In the US and in Brazil, biofuels have grown and been introduced to consumers. In US, corn is used to make ethanol to displace some fossil fuel usage. This lowers price, increases national security, and decreases vehicular emissions. In Brazil, sugar cane is used to do the same thing on a much larger scale. Cars sold in Brazil are almost required to be fuel-flex, that is able to use both bio-ethanol as well as oil and many run purely on ethanol due to political issues in the past century. 
But how sustainable are these biofuels? Although we can see the benefits, do they out weigh the costs? Can we even quantify the costs?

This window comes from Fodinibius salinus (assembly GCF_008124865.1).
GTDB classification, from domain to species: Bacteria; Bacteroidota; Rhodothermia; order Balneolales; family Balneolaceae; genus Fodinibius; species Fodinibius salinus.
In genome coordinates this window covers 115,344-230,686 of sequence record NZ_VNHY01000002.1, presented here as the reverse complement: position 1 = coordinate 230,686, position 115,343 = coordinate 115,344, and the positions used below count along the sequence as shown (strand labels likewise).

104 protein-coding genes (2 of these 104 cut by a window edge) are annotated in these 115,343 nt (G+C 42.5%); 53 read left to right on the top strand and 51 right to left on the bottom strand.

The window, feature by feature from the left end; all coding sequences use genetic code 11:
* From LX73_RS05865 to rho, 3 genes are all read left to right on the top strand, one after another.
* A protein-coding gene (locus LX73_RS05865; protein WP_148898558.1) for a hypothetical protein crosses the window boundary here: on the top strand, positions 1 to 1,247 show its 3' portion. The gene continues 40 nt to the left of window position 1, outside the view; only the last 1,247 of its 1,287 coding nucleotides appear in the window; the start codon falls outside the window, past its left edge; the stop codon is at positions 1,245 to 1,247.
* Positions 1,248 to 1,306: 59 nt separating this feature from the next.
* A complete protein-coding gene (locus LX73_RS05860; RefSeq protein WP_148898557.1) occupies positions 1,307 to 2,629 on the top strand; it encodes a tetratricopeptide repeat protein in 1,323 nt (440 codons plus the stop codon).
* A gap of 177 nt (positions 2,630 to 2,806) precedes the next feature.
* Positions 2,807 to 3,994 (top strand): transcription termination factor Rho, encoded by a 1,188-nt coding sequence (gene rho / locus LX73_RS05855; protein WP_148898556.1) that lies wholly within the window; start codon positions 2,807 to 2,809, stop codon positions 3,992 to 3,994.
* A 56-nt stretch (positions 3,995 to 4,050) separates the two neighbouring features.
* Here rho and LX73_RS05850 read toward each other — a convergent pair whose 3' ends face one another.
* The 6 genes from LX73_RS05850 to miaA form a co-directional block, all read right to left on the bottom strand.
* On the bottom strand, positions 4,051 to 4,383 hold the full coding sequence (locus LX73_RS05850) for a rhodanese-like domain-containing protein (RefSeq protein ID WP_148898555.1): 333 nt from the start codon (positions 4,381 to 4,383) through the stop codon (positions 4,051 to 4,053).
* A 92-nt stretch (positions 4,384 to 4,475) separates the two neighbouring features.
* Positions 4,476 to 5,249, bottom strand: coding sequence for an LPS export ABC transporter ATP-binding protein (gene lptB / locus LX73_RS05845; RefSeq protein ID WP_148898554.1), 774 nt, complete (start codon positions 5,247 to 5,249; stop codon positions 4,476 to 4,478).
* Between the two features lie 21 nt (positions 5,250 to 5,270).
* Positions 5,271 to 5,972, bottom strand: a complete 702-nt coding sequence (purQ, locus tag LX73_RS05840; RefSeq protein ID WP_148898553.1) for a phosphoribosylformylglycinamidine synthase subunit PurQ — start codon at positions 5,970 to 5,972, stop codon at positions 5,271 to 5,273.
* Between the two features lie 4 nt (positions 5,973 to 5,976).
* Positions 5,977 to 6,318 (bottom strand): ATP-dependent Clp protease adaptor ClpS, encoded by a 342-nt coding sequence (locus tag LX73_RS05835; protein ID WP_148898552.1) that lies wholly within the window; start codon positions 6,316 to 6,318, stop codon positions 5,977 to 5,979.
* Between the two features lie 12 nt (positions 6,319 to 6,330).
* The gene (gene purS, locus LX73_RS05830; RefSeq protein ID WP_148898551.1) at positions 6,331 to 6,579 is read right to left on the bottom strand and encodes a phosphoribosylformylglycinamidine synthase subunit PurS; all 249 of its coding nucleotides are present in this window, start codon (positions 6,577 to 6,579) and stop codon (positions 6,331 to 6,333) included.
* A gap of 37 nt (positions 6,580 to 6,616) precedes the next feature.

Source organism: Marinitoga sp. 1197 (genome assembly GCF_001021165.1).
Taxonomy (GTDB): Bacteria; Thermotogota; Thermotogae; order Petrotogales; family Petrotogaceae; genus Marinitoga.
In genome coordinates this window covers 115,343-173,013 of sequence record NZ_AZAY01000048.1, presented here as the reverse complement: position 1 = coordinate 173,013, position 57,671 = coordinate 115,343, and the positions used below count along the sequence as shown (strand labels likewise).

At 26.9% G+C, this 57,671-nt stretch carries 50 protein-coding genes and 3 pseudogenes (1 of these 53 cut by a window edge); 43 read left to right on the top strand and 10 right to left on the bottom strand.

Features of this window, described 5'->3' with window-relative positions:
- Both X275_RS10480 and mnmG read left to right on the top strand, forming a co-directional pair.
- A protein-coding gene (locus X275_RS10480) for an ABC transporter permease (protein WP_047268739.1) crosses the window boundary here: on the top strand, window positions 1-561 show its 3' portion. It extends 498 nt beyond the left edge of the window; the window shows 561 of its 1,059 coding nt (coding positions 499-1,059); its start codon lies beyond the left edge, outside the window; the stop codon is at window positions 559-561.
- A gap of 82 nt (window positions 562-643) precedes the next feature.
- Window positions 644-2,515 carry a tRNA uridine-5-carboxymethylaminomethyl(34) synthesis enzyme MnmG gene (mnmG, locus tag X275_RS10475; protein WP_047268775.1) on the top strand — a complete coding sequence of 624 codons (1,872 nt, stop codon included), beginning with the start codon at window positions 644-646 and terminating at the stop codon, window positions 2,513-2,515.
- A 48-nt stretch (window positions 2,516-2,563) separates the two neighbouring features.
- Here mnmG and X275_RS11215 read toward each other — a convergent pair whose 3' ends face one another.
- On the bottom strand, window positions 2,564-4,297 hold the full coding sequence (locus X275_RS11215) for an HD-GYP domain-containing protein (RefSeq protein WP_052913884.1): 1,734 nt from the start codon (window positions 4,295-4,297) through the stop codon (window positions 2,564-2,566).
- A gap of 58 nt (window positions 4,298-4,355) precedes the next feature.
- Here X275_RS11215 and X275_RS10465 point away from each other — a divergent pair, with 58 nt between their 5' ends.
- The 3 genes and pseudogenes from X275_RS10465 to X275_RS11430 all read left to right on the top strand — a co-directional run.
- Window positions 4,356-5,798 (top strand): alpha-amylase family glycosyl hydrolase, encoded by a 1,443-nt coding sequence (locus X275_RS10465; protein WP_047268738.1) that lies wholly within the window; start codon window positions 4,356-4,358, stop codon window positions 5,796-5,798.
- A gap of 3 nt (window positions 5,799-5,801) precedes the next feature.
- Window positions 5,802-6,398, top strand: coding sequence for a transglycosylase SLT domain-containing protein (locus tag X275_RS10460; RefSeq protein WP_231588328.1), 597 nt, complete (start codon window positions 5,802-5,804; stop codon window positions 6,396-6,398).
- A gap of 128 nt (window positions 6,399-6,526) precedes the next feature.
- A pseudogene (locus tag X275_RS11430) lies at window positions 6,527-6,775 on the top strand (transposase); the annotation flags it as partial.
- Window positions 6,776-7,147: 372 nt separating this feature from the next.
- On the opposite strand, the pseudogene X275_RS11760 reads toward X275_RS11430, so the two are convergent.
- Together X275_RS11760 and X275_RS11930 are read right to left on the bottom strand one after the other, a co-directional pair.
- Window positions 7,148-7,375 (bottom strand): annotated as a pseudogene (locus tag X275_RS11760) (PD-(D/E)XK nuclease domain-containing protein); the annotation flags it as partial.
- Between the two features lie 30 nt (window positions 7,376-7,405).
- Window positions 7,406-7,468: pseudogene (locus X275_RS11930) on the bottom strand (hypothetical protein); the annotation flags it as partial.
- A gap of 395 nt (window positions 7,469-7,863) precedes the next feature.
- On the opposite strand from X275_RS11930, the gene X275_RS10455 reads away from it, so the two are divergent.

Although the apparent benefits and immediate costs are measurable, we’re not able to see the full effect of the costs. With all commercial agriculture, the use of fertilizers, pesticides, and/or genetically modified organisms is apparent when we cannot see how they affect the surrounding environment. If these are allowed to permeate the earth and society without knowing the full effect, we will have to find a solution to reverse a problem we could avoid.
With the increase in scale and ability to model, better research capabilities, and better knowledge of how these products affect their surroundings, better results and better ways of quantifying these issues paired with specific goals will more clearly define the sustainability of biofuels. 
 Off-Balance by Matthew Kelly